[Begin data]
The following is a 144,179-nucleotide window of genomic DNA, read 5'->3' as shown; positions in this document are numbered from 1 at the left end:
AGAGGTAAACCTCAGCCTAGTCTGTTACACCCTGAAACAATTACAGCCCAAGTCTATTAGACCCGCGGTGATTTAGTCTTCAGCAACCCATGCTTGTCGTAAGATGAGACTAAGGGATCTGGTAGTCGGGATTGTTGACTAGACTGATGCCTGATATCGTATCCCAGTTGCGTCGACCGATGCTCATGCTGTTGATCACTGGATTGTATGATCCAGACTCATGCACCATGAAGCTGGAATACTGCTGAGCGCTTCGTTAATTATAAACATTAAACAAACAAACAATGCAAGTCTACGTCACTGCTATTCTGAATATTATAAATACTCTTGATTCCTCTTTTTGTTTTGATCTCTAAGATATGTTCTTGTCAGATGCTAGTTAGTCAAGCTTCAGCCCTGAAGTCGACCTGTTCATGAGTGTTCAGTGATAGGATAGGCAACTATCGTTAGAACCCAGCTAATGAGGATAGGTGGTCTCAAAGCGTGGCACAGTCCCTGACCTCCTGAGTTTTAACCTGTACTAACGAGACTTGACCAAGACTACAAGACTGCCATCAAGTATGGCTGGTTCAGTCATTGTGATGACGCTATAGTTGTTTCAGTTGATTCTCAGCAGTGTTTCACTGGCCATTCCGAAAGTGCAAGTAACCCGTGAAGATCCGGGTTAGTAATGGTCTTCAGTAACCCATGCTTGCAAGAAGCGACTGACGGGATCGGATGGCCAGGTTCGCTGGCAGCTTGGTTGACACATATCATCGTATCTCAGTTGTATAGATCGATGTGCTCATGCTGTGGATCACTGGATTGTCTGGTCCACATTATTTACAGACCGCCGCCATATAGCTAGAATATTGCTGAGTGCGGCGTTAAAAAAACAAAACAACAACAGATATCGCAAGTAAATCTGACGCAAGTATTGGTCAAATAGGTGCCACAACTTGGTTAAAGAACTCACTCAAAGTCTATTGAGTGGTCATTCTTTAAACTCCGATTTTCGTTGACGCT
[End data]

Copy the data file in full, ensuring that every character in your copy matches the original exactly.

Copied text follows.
The following is a 144,179-nucleotide window of genomic DNA, read 5'->3' as shown; positions in this document are numbered from 1 at the left end:
AGAGGTAAACCTCAGCCTAGTCTGTTACACCCTGAAACAATTACAGCCCAAGTCTATTAGACCCGCGGTGATTTAGTCTTCAGCAACCCATGCTTGTCGTAAGATGAGACTAAGGGATCTGGTAGTCGGGATTGTTGACTAGACTGATGCCTGATATCGTATCCCAGTTGCGTCGACCGATGCTCATGCTGTTGATCACTGGATTGTATGATCCAGACTCATGCACCATGAAGCTGGAATACTGCTGAGCGCTTCGTTAATTATAAACATTAAACAAACAAACAATGCAAGTCTACGTCACTGCTATTCTGAATATTATAAATACTCTTGATTCCTCTTTTTGTTTTGATCTCTAAGATATGTTCTTGTCAGATGCTAGTTAGTCAAGCTTCAGCCCTGAAGTCGACCTGTTCATGAGTGTTCAGTGATAGGATAGGCAACTATCGTTAGAACCCAGCTAATGAGGATAGGTGGTCTCAAAGCGTGGCACAGTCCCTGACCTCCTGAGTTTTAACCTGTACTAACGAGACTTGACCAAGACTACAAGACTGCCATCAAGTATGGCTGGTTCAGTCATTGTGATGACGCTATAGTTGTTTCAGTTGATTCTCAGCAGTGTTTCACTGGCCATTCCGAAAGTGCAAGTAACCCGTGAAGATCCGGGTTAGTAATGGTCTTCAGTAACCCATGCTTGCAAGAAGCGACTGACGGGATCGGATGGCCAGGTTCGCTGGCAGCTTGGTTGACACATATCATCGTATCTCAGTTGTATAGATCGATGTGCTCATGCTGTGGATCACTGGATTGTCTGGTCCACATTATTTACAGACCGCCGCCATATAGCTAGAATATTGCTGAGTGCGGCGTTAAAAAAACAAAACAACAACAGATATCGCAAGTAAATCTGACGCAAGTATTGGTCAAATAGGTGCCACAACTTGGTTAAAGAACTCACTCAAAGTCTATTGAGTGGTCATTCTTTAAACTCCGATTTTCGTTGACGCT